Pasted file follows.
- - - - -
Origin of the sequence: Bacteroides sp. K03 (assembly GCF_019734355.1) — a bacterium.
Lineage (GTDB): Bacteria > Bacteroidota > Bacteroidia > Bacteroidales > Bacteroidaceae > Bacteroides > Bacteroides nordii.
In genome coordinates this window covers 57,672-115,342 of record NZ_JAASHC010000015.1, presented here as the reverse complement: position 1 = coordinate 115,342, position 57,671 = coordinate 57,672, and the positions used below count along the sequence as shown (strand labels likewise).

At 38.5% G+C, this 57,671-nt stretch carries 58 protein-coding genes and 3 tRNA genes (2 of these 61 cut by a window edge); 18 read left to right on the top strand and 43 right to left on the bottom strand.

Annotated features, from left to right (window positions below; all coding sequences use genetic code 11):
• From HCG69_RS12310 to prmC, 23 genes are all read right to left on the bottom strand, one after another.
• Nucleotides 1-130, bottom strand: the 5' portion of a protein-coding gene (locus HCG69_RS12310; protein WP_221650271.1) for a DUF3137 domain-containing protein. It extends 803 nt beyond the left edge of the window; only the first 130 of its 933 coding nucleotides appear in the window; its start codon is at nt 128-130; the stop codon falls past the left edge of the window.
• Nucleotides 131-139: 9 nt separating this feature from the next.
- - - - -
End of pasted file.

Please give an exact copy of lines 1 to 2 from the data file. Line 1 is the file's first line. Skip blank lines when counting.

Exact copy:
Origin of the sequence: Bacteroides sp. K03 (assembly GCF_019734355.1) — a bacterium.
Lineage (GTDB): Bacteria > Bacteroidota > Bacteroidia > Bacteroidales > Bacteroidaceae > Bacteroides > Bacteroides nordii.